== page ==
Does not seem to be DNS related. If I remove DNS from the equation completely (both on the public side and internally) I still get the same results.

  • After 2 years (!?) I've finally had some time to sit down and diagnose this some more and am still having the same issues. That said, I HAVE nailed this down to being a rule in the side B firewall. If I stop the firewall service with , I instantly get access to everything on both sides. Obviously this also brings down my router's function as an internet gateway at the same time and leaves a pretty big security hole, so not a good viable option.

    I'm ready to take a look deeper now that I at least have an idea of where the problem is. I've spent quite some time today trying to compare iptables outputs between both sides and do not see anything obvious, but turning off the firewall on one side makes it all work so I know it is hiding in there somewhere (maybe even a rule order)? If there are specific tests that can help nail this down with tcpdump, happy to run them as well. Any help is appreciated. Below is the output of the Site B firewall config as of today:

  • Nick Howitt wrote:

    From the logs I am not interested in anything down to "loading ipsec.secrets". That is just Libreswan (not Openswan) start up stuff. It is the tunnel negotiation after that where the interesting (or not) stuff happens. Your logs don't match as they are a few minutes out and both logs show Libreswan initiating and not responding. I could do with the response log, say from site B, at around the time you restarted IPsec at site A. I only have a responding set up so I can't necessarily compare, but your logs are missing what I would expect but that could only be a responding thing.

    In your conn, have you defined the subnets you want to link? I suspect not. Can you post the contents of any conf file in /etc/ipsec.d.

    Yes, I have defined this. Here are the configs from both sides:

    Side A

    Side B

    Nick Howitt wrote:
    I think you are using one of the ClearOS packages because your log file is being redirected. Can you clarify which one? Is it the free Static IPsec VPN for home?

    I'm using the ClearOS Static IPSEC VPN for Home package.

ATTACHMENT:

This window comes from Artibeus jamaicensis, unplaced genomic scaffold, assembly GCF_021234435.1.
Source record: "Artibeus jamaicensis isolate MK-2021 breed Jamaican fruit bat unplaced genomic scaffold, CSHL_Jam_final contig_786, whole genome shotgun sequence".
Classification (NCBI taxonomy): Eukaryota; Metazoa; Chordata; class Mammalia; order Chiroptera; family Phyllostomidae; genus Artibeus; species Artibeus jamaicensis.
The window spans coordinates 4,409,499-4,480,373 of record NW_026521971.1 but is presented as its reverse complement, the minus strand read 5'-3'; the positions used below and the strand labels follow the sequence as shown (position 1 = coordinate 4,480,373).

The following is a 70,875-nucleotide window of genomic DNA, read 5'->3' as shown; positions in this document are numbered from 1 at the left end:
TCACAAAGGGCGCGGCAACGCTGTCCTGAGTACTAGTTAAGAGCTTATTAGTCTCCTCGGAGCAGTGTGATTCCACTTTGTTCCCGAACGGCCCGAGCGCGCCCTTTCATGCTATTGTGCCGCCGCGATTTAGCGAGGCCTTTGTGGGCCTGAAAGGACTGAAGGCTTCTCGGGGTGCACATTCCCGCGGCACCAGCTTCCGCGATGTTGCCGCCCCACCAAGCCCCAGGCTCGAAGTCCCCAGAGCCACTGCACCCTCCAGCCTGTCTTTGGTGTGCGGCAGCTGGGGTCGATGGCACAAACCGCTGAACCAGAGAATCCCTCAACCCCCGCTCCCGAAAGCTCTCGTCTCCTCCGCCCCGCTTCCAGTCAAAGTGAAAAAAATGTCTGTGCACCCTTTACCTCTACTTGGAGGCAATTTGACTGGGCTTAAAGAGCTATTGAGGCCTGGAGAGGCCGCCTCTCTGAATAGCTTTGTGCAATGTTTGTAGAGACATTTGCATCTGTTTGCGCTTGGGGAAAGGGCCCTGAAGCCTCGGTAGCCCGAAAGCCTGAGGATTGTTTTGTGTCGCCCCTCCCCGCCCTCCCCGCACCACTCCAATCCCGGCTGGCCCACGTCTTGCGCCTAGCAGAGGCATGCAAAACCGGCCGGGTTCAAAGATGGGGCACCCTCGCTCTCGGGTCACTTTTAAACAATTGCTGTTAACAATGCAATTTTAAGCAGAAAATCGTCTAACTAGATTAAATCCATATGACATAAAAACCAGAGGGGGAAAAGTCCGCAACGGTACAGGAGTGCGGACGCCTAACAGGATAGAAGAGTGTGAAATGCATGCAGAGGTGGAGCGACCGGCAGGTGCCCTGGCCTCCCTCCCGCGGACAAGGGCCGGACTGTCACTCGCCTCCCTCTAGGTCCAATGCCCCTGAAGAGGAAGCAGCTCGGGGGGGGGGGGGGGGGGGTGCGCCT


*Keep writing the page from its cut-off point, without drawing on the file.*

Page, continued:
Nick Howitt wrote:
    BTW, if you do a tcpdump on the external interface you should only see encrypted packets.

    Also, if not set, please set your Local LAN IP to your ClearOS LAN IP. It helps server to server communication. There is no need to set the Remote LAN IP. This does nothing.

    I've removed the Local LAN IP directives on both sides and still don't have a working two way tunnel.

  • Additionally, here are the startup logs for both sites /var/log/ipsec

    Side A

    Side B

  • Here is the dumps from side A

    Here are the dumps from side B

    [root@router ~]# iptables -nvL -t nat
    Chain PREROUTING (policy ACCEPT 755K packets, 96M bytes)
    pkts bytes target prot opt in out source destination
    17323 1108K DNAT tcp -- * * my.public.ip tcp dpt:443 to:
    713 42632 DNAT tcp -- * * my.public.ip tcp dpt:80 to:
    15 960 DNAT tcp -- * * my.public.ip tcp dpt:22222 to:

    Chain INPUT (policy ACCEPT 141K packets, 12M bytes)
    pkts bytes target prot opt in out source destination

    Chain OUTPUT (policy ACCEPT 157K packets, 10M bytes)
    pkts bytes target prot opt in out source destination

    Chain POSTROUTING (policy ACCEPT 39386 packets, 2509K bytes)
    pkts bytes target prot opt in out source destination
    1031 65951 ACCEPT all -- * * policy match dir out pol ipsec
    1917 122K ACCEPT all -- * tun+
    12592 806K SNAT tcp -- * * tcp dpt:443 to:
    41 2624 SNAT tcp -- * * tcp dpt:80 to:
    0 0 SNAT tcp -- * * tcp dpt:22 to:
    471K 37M MASQUERADE all -- * eno1

    Where my.public.ip is obviously different between site A and B.

  • Thanks Dave.

    I do not have any proxy servers running right now, so that is why the port forward issue is a bit perplexing. I feel like there is a firewall issue on one side blocking traffic on the tunnel, but that isn't exactly scientific.

    Given the issue, I'm not entirely sure which tcpdump path I should take. I ran ping tests and pings to hosts behind the tunnel at site B are actually received by the local router.

    Some site info:

    Site A - subnet
    Site B - subnet

    Here is what I did so far:

    Fired up tcpdump -i <interface> icmp[icmptype]=icmp-echo on all four of my ClearOS interfaces (internal and external on both systems)

    Pinged from a client behind ClearOS A to a client behind ClearOS B
    I see the pings showing up on the appropriate interfaces, but I get timeouts on the ping

    Pinged from a client behind ClearOS B to a client behind ClearOS A
    I see the exact same tcpdump behavior (in reverse this time for obvious reasons) but the pings actually return.

    I'm open for any/all other tests I can run here to determine what might be going on. The tunnel is up and no errors in the logs, so this seems to be firewall related. Again, I'm guessing a bit here.